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Paul Klee

December 18, 1879 - June 29, 1940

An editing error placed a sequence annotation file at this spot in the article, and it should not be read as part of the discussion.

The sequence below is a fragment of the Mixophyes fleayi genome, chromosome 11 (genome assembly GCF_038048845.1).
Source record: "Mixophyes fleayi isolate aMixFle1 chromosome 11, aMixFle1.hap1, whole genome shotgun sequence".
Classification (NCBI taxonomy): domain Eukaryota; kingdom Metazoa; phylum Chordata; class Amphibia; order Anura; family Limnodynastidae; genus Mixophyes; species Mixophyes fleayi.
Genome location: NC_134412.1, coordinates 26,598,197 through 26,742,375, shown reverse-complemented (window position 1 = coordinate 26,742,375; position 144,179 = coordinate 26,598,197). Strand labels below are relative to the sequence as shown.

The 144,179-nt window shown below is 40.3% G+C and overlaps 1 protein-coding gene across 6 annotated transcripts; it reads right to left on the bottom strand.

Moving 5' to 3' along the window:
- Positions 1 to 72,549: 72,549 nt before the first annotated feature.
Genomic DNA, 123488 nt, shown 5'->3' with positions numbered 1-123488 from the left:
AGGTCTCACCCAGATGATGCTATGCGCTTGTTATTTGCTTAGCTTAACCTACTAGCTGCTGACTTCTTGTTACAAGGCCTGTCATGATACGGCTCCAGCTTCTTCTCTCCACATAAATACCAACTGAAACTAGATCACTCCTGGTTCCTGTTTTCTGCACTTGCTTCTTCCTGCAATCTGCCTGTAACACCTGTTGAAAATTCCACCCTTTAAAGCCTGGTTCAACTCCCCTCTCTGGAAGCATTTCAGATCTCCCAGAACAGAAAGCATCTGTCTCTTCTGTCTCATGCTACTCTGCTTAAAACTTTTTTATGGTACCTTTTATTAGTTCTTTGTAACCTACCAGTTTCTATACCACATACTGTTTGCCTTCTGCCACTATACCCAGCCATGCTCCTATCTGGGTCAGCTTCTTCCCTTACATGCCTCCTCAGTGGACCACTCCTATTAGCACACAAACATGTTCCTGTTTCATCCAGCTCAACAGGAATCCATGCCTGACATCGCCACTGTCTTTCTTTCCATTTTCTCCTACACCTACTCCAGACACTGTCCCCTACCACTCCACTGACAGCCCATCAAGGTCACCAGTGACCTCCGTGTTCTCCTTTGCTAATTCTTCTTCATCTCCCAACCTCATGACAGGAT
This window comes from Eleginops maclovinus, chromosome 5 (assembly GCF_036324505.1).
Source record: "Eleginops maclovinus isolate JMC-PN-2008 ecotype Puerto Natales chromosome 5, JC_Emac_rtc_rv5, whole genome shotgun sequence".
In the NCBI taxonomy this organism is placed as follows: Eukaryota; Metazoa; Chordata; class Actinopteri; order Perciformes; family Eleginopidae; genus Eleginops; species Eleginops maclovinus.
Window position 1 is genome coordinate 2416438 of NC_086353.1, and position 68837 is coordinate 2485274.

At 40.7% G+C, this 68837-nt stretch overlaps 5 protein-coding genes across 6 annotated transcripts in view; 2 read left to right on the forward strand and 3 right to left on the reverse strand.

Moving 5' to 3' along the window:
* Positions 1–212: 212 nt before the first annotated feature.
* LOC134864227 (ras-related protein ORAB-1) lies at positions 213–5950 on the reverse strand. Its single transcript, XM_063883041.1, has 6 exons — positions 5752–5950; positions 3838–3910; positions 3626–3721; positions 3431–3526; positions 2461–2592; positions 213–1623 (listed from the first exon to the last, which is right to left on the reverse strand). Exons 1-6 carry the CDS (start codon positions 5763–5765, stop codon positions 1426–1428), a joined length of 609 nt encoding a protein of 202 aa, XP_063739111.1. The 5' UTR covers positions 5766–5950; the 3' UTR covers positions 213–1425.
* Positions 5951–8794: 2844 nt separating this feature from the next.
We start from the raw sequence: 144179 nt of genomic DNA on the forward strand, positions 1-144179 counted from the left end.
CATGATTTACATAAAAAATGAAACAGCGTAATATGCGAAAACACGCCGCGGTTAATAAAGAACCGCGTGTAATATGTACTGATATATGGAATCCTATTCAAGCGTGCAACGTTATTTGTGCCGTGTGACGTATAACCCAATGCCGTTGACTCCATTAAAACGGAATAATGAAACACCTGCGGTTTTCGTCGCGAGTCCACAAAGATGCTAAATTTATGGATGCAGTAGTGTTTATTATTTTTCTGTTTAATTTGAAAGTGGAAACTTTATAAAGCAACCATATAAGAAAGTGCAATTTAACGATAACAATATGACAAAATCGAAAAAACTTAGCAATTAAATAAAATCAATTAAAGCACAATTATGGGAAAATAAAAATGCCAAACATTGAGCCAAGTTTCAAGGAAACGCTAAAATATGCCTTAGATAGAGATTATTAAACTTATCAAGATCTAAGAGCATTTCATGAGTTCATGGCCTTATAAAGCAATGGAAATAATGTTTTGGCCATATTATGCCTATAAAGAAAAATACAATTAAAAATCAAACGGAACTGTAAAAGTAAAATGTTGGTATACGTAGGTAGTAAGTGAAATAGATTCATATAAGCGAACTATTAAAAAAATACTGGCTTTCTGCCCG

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Paul Klee was a German and Swiss painter born on December 18th, 1879 in Münchenbuchsee, Switzerland. He was born as the second child of the German music teacher Hans Wilhelm Klee (1849-1940) and the Swiss singer Ida Marie Klee, nee Frick (1855-1921). Encouraged by his musical parents, he took up the violin at age seven. Klee, however, decided on the visual arts as a teenager, partly out of rebellion and partly because he wanted to create rather than just perform. He craved the freedom to explore radical ideas and styles. Klee was fundamentally a transcendentalist, believing that the material world was only one among many realities open to human awareness. In 1898 he began studying art at the Academy of Fine Arts in Munich with Heinrich Knirr and Franz von Stuck. After receiving his Fine Arts degree, Klee went to Italydrawn to the colors of Italian old masters. Since color represented the optimism and nobility in art, Klee hoped to incorporate it to relieve the pessimistic nature of the black-and-white grotesques and satires he was producing at the time. By 1905, Klee was developing some experimental techniques, including drawing with a needle on a blackened pane of glass, producing fifty-seven works. Klee married Bavarian pianist Lily Stumpf in 1906. They had one son named Felix Paul the next year. In 1910 Klee’s work at this time was starting to show an inclination toward the absurd and the sarcastic when he joined the editorial team of the almanach Der Blaue Reiter, which opened his mind to modern theories of color. While Klee was in Paris around 1912, the work of Vincent van Gogh pushed Klee’s emotional use of color. Klee saw analogies between music and visual art, such as in the transient nature of musical performance and the time-based painting processes. Klee was a “Form” master in the bookbinding, stained glass, and mural painting departments at Bauhaus and started to apply paint in unusual ways. Klee’s health started to decline around 1933, and in 1939, he used heavier lines and mainly geometric forms with fewer and larger blocks of bring or somber color. Paul Klee died June 29th, 1940.

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